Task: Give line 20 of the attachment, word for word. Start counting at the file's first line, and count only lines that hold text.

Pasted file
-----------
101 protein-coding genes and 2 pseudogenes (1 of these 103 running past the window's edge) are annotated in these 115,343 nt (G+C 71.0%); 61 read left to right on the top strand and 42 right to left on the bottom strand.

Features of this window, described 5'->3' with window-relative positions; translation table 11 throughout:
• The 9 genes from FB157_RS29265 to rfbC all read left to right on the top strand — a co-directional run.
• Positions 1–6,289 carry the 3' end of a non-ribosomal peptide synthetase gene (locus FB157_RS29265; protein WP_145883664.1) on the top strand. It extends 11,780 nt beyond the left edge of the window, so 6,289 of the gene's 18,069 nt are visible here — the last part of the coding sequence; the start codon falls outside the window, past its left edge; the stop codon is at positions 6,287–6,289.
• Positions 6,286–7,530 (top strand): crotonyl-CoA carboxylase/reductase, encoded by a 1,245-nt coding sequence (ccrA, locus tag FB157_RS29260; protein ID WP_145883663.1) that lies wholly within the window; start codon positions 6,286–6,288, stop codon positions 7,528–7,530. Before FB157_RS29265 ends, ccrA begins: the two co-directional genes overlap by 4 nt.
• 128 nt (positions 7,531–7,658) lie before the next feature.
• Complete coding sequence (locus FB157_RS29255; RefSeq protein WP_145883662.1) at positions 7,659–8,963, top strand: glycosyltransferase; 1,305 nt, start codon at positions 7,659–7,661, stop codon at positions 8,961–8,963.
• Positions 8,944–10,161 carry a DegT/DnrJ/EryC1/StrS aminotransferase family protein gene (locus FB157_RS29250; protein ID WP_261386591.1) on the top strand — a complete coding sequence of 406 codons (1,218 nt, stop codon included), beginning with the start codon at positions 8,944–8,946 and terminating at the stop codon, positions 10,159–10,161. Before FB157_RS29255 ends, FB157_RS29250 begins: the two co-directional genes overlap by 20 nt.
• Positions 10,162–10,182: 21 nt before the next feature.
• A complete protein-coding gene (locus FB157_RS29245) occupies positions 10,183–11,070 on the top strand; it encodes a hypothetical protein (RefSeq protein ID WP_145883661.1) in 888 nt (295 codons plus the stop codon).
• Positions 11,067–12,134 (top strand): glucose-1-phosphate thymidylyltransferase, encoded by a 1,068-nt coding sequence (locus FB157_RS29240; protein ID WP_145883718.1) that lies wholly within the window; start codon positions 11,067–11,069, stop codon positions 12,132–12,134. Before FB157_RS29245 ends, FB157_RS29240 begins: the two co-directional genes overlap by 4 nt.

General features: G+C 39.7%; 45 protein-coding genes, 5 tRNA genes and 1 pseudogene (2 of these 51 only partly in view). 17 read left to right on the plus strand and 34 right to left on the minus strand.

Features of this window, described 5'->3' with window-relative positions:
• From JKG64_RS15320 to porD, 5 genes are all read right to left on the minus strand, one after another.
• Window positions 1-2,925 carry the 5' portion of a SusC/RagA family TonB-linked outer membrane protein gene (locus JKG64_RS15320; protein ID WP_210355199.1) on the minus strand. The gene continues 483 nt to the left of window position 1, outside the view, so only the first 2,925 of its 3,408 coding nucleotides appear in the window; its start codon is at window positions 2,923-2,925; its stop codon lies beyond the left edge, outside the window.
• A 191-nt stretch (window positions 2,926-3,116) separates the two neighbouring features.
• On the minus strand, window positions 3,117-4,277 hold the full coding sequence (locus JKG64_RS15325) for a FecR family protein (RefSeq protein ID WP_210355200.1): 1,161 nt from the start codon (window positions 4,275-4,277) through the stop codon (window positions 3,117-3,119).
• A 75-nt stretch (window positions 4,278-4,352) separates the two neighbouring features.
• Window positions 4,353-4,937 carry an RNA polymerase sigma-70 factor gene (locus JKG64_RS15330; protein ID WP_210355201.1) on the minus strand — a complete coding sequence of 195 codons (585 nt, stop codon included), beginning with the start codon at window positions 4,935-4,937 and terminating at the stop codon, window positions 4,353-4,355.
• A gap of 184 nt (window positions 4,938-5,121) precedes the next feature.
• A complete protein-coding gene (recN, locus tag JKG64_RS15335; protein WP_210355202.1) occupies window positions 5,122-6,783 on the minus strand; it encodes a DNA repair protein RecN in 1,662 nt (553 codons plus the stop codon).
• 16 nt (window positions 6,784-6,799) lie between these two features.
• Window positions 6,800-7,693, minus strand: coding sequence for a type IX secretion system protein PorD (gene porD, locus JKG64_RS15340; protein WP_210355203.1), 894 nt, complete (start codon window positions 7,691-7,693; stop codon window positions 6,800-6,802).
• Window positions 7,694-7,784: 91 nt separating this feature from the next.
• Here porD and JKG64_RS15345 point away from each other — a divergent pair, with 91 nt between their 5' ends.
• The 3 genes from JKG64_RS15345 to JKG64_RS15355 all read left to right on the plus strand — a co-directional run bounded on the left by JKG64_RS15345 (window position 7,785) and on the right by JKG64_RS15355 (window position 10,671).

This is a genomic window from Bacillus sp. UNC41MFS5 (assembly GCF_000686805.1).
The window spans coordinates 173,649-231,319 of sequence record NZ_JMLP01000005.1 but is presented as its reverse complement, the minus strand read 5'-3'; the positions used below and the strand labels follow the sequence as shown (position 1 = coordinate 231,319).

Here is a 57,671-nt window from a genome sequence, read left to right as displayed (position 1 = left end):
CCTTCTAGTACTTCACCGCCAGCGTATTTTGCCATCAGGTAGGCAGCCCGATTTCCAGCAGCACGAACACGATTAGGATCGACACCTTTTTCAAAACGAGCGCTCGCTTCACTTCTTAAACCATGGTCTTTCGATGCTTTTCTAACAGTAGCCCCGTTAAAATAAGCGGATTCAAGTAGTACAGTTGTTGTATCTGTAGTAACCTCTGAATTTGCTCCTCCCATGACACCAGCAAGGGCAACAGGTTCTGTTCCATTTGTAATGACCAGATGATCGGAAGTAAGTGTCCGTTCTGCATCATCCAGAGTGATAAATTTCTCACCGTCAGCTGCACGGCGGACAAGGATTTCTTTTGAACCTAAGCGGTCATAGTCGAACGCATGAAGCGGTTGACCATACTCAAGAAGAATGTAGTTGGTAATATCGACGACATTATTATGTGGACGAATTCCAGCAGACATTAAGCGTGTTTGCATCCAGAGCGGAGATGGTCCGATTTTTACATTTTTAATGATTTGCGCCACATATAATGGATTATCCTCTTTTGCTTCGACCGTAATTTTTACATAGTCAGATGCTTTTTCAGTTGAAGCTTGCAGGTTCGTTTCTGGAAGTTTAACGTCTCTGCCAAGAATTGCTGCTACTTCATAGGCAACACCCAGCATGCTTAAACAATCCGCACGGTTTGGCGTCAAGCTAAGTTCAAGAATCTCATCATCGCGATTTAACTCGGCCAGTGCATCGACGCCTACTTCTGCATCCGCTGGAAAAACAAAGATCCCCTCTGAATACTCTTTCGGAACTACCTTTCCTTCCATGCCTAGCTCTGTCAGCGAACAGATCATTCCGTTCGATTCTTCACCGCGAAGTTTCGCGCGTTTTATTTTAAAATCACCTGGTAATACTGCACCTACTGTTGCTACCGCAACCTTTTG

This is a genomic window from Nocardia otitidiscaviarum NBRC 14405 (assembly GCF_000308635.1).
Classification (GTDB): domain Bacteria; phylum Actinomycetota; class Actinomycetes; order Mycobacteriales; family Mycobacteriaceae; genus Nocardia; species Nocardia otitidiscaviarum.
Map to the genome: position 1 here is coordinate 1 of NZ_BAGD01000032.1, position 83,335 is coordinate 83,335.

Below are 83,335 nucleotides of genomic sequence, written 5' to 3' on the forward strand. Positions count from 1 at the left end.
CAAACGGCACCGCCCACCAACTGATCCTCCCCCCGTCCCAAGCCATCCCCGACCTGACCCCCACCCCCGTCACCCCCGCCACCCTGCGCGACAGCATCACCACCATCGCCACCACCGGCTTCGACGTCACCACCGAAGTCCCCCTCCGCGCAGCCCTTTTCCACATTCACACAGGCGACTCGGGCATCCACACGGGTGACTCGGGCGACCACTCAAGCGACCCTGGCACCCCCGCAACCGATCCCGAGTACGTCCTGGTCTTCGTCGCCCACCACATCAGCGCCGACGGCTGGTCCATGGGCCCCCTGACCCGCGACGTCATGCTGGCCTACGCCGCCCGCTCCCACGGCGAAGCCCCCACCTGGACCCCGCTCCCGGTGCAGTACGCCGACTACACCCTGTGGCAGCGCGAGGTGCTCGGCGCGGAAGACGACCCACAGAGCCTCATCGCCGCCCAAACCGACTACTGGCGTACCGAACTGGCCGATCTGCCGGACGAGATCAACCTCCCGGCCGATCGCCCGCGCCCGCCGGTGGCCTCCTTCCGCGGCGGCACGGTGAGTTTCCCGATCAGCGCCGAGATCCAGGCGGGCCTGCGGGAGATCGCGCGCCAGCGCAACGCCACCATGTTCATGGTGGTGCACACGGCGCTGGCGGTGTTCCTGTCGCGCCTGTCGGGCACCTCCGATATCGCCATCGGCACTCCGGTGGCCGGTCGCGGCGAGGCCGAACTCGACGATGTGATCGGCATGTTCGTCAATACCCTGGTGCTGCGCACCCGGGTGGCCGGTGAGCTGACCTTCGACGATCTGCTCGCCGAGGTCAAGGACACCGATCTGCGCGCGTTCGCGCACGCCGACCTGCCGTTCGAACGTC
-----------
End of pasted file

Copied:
• A gap of 184 nt (window positions 4,938-5,121) precedes the next feature.